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Biodegradable or Compostable: What’s the Difference?

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The terms biodegradable and compostable are often used interchangeably. While there is some overlap, they do not mean the same thing!

All compostable products are biodegradable, but not all biodegradable products are compostable.

Biodegradable Vs Compostable

It's important that both brands and consumers know the difference. Customers want to know they're making the best choice when purchasing from you. Your customers need to know how to properly dispose of your packaging. Being clear that your packaging is compostable creates confidence in your sustainable brand and allows consumers to make smarter purchasing decisions. 

What Does Compostable Mean?

Compostable materials break down completely into their basic parts (water, carbon dioxide, and biomass). They will break down in a timely manner and will not release harmful residue.

Products labeled as compostable must be tested to meet US industrial composting standards ASTM D6400 and ASTM D6868. These standards require that compostable products biodegrade within 90 days and leave no harmful residue. Testing includes a seed germination trial, which ensures the compost produced is not harmful to plant life. 

Compostable products add value to the planet's ecosystem by decomposing into nutrient-rich compost. Packaging that is labeled as compostable should be disposed of in a compost bin. 

What Does Biodegradable Mean?

If something is biodegradable it can be broken down by naturally occurring microorganisms such as bacteria and fungi. Every material will biodegrade, given enough time (even centuries!). 

Unlike compostable, the term biodegradable is not regulated. There is no time limit for biodegradation, and no testing is done to ensure that the product is free from dangerous toxins. Ideally biodegradable material will break down quickly and safely, however not every product advertised as biodegradable meets these criteria. 

A product labeled as biodegradable without any further context is vague and misleading to consumers. Because this term is so vague, biodegradable products may contaminate compost and should be disposed of in trash collection destined for landfill.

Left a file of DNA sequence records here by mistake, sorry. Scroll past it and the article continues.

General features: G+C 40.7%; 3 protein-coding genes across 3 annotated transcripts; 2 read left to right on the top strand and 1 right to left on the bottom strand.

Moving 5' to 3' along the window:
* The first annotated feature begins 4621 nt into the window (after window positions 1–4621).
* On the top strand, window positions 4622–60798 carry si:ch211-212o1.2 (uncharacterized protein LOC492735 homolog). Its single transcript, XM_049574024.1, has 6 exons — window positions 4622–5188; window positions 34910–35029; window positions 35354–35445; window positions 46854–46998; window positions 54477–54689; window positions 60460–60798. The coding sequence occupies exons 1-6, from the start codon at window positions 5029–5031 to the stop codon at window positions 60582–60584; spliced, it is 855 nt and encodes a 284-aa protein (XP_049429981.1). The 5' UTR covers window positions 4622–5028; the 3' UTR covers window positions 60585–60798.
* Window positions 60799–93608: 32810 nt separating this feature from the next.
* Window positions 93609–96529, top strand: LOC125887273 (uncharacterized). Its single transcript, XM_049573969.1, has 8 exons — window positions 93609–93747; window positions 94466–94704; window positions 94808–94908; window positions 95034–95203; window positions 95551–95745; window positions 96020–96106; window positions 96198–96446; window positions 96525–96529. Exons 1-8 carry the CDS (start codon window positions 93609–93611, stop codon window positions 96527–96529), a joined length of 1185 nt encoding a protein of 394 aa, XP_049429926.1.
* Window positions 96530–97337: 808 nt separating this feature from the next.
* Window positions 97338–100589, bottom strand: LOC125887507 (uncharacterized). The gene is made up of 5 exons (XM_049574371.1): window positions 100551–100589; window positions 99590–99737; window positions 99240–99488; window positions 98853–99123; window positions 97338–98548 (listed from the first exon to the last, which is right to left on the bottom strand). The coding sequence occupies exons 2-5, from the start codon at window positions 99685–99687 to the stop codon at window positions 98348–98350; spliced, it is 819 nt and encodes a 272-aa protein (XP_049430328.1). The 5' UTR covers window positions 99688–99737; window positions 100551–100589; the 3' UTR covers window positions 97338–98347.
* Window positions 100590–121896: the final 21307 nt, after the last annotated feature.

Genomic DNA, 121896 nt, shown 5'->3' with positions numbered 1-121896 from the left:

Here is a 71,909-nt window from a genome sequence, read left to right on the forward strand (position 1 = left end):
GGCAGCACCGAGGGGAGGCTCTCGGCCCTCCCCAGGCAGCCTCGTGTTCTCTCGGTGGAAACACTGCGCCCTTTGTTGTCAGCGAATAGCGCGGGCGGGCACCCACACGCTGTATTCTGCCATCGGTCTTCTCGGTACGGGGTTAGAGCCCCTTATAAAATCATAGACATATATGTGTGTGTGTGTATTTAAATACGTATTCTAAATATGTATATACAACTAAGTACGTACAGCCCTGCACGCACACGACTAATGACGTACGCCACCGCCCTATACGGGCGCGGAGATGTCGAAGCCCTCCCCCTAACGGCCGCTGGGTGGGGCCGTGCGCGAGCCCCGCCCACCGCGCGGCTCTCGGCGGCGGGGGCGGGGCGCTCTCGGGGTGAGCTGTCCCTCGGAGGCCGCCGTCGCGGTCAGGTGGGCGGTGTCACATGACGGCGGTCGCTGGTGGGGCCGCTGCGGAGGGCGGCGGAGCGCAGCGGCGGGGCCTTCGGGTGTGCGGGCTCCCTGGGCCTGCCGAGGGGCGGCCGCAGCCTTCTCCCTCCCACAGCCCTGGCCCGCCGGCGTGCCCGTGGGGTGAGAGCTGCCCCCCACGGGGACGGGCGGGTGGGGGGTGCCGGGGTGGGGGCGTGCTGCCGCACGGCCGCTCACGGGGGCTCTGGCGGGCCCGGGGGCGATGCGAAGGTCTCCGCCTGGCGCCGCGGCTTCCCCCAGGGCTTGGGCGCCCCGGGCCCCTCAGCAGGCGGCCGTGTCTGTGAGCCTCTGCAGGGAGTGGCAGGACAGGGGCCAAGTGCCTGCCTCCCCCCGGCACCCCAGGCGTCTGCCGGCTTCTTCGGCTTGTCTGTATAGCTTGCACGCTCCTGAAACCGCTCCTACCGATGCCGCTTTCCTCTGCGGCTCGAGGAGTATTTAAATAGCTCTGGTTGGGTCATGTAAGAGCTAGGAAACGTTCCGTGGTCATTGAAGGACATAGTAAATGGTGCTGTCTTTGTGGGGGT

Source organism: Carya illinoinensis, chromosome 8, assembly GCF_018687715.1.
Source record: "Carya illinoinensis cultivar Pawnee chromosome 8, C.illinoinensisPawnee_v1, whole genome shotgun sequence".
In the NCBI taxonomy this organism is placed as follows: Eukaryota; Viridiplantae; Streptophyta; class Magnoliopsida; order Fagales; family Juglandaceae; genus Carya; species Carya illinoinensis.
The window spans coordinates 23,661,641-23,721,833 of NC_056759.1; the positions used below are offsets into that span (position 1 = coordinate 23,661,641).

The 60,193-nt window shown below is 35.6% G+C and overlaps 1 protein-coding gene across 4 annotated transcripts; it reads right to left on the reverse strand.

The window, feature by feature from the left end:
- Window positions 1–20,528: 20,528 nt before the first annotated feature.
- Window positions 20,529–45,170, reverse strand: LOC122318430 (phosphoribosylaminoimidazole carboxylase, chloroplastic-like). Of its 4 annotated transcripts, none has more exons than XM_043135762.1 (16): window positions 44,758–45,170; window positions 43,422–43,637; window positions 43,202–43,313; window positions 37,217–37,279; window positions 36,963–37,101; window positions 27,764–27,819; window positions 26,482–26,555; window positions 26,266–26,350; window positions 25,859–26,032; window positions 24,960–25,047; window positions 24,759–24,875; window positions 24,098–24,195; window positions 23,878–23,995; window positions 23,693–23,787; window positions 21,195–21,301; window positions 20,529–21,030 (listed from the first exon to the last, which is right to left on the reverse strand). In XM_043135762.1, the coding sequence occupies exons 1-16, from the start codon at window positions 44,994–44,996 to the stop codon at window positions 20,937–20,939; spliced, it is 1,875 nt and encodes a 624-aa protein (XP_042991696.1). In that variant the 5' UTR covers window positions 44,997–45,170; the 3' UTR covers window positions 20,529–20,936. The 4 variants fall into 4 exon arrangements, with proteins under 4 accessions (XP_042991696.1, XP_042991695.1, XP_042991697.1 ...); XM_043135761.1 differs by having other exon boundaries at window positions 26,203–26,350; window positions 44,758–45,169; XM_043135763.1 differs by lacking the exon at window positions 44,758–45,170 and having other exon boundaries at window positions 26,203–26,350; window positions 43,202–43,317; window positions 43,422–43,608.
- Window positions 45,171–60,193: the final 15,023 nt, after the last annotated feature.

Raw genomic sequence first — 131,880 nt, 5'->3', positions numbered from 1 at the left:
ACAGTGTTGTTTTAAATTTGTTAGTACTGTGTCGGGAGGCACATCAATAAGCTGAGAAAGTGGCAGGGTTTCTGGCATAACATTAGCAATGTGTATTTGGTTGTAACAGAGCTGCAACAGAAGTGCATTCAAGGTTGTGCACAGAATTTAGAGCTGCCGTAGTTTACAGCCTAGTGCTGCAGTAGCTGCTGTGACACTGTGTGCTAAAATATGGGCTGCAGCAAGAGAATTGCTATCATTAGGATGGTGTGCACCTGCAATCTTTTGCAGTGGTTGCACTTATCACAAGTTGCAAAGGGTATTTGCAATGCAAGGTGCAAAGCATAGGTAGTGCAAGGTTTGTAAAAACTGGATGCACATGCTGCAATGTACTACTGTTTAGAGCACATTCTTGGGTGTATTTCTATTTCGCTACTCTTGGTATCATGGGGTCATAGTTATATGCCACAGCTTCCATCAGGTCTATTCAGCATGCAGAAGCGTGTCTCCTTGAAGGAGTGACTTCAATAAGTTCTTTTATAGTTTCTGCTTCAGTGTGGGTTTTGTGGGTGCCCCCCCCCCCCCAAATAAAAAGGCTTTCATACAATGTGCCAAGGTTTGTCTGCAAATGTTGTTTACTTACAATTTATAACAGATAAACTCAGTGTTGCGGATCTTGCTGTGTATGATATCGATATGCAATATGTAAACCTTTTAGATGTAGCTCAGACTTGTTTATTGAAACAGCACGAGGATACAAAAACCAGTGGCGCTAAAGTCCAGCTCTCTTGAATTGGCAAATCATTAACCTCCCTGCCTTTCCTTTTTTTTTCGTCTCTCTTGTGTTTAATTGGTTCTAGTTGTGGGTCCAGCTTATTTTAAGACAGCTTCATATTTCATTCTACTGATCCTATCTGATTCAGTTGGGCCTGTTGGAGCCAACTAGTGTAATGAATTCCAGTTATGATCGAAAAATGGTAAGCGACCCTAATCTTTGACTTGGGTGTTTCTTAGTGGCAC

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Other Terms 


The term degradable defines a broad category of things that are capable of breaking down and disintegrating. There is no standard for how it breaks down, how long it will take, or what it will break down into. 


The term Oxo-Degradable is simple greenwashing. Oxo-degradable products are conventional plastic mixed with an additive. 

Once disposed of, the plastic becomes brittle and quickly fragments into smaller and smaller pieces. Oxo-degradable products produce harmful microplastics by design! 

Both degradable and oxo-degradable products are not compostable and are not suitable for recycling. They should be disposed of in a landfill.

Which is Better, Compostable or Biodegradable?

Compostable products have undergone strict testing to ensure that they break down within a specific time frame and do not release anything harmful into the environment. Biodegradable products have no such requirements, meaning that they may not be as beneficial as they first appear.

Compostable packaging products will: 

  • Break down within the time needed by the composting environment 
  • Not release harmful residue as they decompose 
  • Create healthy compost that to enrich the soil 

Compostable packaging must adhere to strict standards and has been rigorously tested. Packaging labeled only as biodegradable cannot be composted and must therefore be sent to a landfill.

Composting is Good for Our Planet! It reduces landfill waste and restores nutrients to the soil. Read more about why we should compost:  Why Should I Compost?

*Originally posted